Do you love this or what? The stamp is from a new plate by Artistic Outpost, and the coloring technique is encaustic wax painting. I love to stamp, and I love to play with encaustic wax, but I don't usually do them at the same time. However, this stamp looked like it was going to lend itself perfectly to a little encaustic action.
First I stamped the image with Tuxedo Black Memento ink (I love this ink, by the way) onto glossy white cardstock. After heat setting the ink, I applied the sky and the ground with an encaustic painting iron, then I stippled yellow, green, and red wax onto the tree with a wire brush head attached to an detail stylus. These tools can be found here if you are interested. Also, if you are interested in this technique, check out John Vandebrooke's website. His tutorials are wonderful, and his demeanor makes you want to invite him to a dinner party.
So you basically "ironed" colored wax on top of the stamped image, is that right?
Correct, Shelby. I put colored wax all over the iron and smoothed the wax on.
How come the house is still white? Did you use one of your fancy "resist techniques"?
No. I just scraped the wax off the house with my fingernail. (But good for you for paying attention when I talk about "resist" techniques.) Then I drew the birds in with wax using the detail stylus with a drawing tip.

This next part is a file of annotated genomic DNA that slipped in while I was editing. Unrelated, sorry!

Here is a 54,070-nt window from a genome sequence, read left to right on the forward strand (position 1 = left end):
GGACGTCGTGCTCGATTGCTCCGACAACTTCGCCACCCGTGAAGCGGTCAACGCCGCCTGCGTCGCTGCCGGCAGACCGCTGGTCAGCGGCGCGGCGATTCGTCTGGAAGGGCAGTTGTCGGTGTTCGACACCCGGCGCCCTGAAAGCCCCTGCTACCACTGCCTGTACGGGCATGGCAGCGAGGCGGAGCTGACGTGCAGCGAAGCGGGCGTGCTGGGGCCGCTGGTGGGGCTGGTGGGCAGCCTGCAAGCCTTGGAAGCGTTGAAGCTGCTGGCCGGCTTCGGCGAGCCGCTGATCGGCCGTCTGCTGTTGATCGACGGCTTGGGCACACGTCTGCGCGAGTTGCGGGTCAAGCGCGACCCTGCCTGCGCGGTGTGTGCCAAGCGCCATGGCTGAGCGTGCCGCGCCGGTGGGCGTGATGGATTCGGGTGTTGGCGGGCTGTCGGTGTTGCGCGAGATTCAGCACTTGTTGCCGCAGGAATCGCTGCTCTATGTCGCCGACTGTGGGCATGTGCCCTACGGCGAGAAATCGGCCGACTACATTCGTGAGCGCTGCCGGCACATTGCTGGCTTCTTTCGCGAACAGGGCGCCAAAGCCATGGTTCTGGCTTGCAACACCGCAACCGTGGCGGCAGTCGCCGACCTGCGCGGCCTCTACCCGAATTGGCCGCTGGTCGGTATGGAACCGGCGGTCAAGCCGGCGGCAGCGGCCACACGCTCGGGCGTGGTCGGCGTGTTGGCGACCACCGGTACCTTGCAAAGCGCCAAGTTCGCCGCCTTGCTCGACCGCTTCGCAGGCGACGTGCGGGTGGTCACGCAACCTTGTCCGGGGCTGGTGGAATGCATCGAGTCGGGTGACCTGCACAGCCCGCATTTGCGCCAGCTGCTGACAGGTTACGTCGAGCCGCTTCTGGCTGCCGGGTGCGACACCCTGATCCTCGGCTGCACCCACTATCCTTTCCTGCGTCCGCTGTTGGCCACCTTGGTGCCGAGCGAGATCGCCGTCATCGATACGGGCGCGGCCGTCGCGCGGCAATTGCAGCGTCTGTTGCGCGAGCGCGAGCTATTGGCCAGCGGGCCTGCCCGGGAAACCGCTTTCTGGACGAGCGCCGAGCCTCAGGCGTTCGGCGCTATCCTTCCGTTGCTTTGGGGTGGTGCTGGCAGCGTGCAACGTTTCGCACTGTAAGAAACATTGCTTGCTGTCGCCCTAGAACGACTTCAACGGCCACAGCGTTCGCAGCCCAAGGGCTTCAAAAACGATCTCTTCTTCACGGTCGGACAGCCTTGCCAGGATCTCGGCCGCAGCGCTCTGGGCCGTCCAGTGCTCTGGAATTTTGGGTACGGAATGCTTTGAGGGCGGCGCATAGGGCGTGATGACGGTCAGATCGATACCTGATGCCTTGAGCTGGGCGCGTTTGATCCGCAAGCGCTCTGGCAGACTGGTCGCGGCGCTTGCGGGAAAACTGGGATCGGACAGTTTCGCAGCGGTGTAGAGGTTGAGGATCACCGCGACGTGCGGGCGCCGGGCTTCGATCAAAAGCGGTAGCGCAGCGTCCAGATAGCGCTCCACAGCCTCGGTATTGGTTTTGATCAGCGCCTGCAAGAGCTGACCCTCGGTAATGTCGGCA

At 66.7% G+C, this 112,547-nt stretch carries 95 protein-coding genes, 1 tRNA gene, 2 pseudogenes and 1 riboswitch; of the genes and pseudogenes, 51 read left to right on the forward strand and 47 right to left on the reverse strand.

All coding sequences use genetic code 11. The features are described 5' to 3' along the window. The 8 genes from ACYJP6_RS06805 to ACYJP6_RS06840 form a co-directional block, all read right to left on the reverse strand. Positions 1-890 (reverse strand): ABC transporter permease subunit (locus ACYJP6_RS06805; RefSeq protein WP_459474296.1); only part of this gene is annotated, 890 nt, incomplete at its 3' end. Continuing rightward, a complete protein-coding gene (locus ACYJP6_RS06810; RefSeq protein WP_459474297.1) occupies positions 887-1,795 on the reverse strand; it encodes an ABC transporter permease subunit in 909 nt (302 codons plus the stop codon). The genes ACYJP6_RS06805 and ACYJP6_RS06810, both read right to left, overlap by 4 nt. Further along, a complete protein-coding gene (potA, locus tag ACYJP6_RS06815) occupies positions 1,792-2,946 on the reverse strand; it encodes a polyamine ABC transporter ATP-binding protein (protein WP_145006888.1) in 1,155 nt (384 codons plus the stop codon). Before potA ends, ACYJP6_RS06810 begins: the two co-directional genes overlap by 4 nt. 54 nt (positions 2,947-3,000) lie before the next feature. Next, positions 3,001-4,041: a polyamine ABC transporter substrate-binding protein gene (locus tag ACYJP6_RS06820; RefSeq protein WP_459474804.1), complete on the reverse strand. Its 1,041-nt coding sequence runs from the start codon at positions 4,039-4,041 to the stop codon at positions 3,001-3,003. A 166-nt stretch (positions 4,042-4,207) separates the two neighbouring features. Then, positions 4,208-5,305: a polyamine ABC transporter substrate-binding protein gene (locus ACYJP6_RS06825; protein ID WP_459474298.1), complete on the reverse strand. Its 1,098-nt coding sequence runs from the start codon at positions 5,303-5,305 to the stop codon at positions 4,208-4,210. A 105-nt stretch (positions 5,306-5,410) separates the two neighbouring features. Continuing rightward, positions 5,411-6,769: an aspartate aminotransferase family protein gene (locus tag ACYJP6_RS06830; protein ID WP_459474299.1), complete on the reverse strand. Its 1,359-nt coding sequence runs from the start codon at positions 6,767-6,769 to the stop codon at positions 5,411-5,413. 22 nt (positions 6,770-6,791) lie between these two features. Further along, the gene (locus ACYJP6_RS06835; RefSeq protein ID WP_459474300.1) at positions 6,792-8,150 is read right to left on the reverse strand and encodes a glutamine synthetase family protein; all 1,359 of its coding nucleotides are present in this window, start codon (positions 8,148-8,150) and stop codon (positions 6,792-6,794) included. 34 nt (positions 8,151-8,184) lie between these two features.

Okay, enough about you and your wax. There are people who tune into this blog to hear about me.
How's that project going?
The project you assigned me so I could work on my stamping technique?
I have finished the long and boring assignment, and I will never believe that you let me do it for you just so I could work on my technique. I know you were just using me for grunt work. People, she had me stamp 125, yes 125, Christmas card insides.
Wow! That turned out great, Shelby!
It's a verse and a flower thing in the corner. The art world is all a-buzz.
No, seriously. It turned out way better than I thought it would. I can't believe how straight you stamped the verse.
I used the Stamp-a-ma-jig.
Then you, my favorite sister, are at least half way to being a rubber stamp artist. You would not believe how many of my experienced stamping friends never use that fabulous tool. But you have already learned the value of the stamp placement device. You need never suffer the despair of having an inked image appear anywhere except where you want it. You are the master of your stamping destiny.
Great, can I make a card front now?
Well, I'm not sure you're quite ready for that yet. Maybe if you stamp the 125 matching envelopes . . .
Cyndi and Shelby